BELL’S PALSY

BELL’S PALSY

BELL’S PALSY is an idiopathic acute non-suppurative inflammation of the facial nerve within the stylomastoid foramen. It sometimes occurs after exposure to cold or chill. The nerve sheath or periosteum of the bony canal is inflamed and swollen and compresses the nerve in the stylomastoid foramen. Direct compression and secondary ischaemia are possible causes of paralysis. Many physicians now regard Bell’s Palsy to be due to viral polyneuropathy with inflammatory demyelination extending from the brain stem to the periphery. Other nerves involved are V, IX, X and C2

CLINICAL FEATURE

Onset is acute or subacute.

Sex: Both.

Symptoms

1. Pain in the root of the ear. Sometimes pain around the ear precede the paralysis.

2. Inability to wrinkle the forehead, close the eye and move the lips on the affected side.

3. Inability to blow or whistle

4. Numbness and stiffness of the check on the affected side.

5. During chewing, food may accumulate between the cheek and the teeth on the affected side.

6. Dribbling of saliva and fluid through the angle of the mouth on the affected side.

7. Watering from the eye due to eversion of the punctum, or due to exposure keratitis.

Signs

Facial asymmetry is present. Voluntary and emotional movements are atl tost on the paralysed side. On asking the patient successively to wrinkle the forehead, close the eyes and to show the teeth it will be observed that on the affected side there is no wrinkling of the forehead, there is no closure of the eye and no opening of the oral aperture. Frowning is not possible on the affected side. In addition, on the affected side the angle of the mouth is dropped, nasolabial furrow is flat and blowing of the cheek is not possible.) Cheek may be Puffed out during respiration on the paralysed side. On the healthy side however, the nasolabial furrow is prominent, angle of the mouth is deviated upwards.)On asking the patient to close the eyes, the eyeball rolls upwards and outwards which is called Bell’s phenomenon. Due to weakness of orbicularis oculi the ocular fissure is wider on the affected side (Negro’s sign). In some cases there may be loss of taste sensation on the anterior two-thirds of the tongue on the affected side due to involvement of chorda tympani nerve, if the inflammatory lesion extends upwards. There may be pseudodeviation of the tongue on the paralysed side. A very rare syndrome consisting of a triad of recurrent facial palsy, facial oedema with plication of the tongue may be seen, called Melkersson’s syndrome.

During recovery from facial palsy when motor weakness is still existent and attempts to move one group of facial muscles may result in movement of various other groups. Anomalous reinnervation of the fibres may result in curious phenomena such as closure of eyes may result in retraction of mouth or even appearance of tears called crocodile tears. Even during eating, tears may come out called Bogorad’s syndrome. It is believed that degeneration of greater superficial Petrosal nerve which serves the lacrimal gland excites sprouting from the lesser superficial petrosal nerve which connects parotid gland at the meeting point. From here they connect the lacrimal gland where they cause flow of tears and not saliva. The effect of this abnormal connection may be obviated by cutting the tympanic branch of IXth nerve. When a diagnosis of Bell’s Palsy is made one should see that there is no diabetes, severe pain in the ear or discharge in the ear or bilateral facial palsy either at onset or with progression of disease. There should not be any added neurological signs other than those seen in Bell’s Palsy.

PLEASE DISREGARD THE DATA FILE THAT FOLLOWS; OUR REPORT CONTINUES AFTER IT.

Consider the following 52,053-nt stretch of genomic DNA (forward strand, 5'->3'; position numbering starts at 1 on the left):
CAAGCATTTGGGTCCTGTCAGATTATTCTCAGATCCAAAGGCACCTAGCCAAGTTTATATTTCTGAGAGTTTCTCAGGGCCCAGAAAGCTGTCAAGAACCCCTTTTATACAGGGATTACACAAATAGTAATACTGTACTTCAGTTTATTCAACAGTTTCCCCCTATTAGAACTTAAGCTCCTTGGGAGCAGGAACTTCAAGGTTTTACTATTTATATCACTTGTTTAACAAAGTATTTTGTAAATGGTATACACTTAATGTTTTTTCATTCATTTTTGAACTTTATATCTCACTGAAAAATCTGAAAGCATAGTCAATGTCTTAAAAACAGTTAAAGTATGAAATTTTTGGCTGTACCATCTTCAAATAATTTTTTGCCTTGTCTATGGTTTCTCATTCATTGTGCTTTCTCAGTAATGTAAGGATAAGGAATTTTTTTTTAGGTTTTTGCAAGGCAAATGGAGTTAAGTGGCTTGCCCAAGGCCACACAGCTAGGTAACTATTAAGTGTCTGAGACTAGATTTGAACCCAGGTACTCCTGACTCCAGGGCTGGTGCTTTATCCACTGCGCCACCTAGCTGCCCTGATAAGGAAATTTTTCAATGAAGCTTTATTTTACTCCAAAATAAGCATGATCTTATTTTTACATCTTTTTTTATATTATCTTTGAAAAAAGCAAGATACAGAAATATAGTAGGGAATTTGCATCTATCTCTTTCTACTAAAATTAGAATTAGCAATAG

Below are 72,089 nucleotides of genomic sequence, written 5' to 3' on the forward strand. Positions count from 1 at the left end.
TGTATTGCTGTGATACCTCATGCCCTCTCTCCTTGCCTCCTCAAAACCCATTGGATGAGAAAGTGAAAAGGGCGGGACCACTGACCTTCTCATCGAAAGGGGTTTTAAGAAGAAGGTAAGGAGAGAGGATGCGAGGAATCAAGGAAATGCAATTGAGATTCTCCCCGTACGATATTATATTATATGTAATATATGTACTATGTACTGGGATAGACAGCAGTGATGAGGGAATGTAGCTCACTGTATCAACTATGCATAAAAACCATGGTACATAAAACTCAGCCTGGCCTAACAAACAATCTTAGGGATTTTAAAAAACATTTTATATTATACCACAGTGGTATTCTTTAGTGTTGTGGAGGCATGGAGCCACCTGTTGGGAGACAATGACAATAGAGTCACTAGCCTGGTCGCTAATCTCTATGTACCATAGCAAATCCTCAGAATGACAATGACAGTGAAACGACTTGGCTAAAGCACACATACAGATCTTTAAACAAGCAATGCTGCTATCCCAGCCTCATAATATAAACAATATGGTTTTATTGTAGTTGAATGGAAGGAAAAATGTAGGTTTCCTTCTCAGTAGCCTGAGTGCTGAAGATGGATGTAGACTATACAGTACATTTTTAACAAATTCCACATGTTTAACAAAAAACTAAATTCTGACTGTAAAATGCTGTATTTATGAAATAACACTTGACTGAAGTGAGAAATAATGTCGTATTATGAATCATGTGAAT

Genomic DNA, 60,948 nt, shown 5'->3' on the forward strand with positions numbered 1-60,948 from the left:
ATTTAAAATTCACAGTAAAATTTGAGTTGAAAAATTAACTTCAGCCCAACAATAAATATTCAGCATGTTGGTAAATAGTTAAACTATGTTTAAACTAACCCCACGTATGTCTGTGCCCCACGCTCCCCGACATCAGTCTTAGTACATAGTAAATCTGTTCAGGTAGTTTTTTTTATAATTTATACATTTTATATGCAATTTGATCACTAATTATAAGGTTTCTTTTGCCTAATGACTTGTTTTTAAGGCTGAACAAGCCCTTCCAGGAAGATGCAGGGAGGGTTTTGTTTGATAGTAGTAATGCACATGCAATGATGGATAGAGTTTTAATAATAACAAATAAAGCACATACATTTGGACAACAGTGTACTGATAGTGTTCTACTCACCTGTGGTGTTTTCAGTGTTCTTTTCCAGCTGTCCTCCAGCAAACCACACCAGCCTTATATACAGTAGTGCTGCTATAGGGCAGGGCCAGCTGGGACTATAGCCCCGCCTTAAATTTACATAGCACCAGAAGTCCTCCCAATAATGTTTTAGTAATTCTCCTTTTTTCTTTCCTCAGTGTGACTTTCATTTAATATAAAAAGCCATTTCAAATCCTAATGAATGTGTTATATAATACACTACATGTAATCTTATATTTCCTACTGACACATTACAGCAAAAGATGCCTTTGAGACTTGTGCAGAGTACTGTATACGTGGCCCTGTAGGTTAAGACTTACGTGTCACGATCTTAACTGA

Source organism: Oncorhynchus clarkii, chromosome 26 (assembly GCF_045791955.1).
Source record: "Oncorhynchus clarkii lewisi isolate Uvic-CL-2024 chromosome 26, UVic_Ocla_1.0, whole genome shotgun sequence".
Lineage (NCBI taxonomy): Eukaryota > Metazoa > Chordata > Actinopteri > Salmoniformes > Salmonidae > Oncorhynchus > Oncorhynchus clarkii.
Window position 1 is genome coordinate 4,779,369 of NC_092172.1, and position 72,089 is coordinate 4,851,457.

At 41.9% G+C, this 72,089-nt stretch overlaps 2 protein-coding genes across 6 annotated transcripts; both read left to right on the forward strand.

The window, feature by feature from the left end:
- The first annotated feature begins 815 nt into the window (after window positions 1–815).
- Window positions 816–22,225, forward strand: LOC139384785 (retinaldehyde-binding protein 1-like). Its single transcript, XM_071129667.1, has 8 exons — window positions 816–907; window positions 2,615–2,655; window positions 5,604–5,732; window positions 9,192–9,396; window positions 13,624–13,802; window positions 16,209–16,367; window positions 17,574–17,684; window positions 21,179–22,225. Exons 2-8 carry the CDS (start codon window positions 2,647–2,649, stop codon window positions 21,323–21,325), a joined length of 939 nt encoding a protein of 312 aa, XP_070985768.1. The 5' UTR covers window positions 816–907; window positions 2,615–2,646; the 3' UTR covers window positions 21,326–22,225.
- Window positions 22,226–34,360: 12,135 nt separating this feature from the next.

PROGNOSIS

Usually prognosis is good. Recovery starts within 3-4 weeks and is complete in three to six months time in vast majority of cases (70%-80%). Diminished amplitude of action potential of the facial muscles in EMG is usually indicative of slow recovery.

TREATMENT OF BELL’S PALSY

or other analgesic drugs (NSAID) may be given for pain.

1. Aspirin

2. Vitamin Bi and B12 preparations may be given parenterally.

3. Steroids may reduce the inflammation and oedema.

4. Application of facial splint or adhesive straps to prevent overstretching of the angle of the mouth may be done.

5. Facial exercises in front of a mirror may be beneficial.

6. Electrical stimulation may be of help.

7. Decompression or nerve grafting operation may rarely be undertaken.

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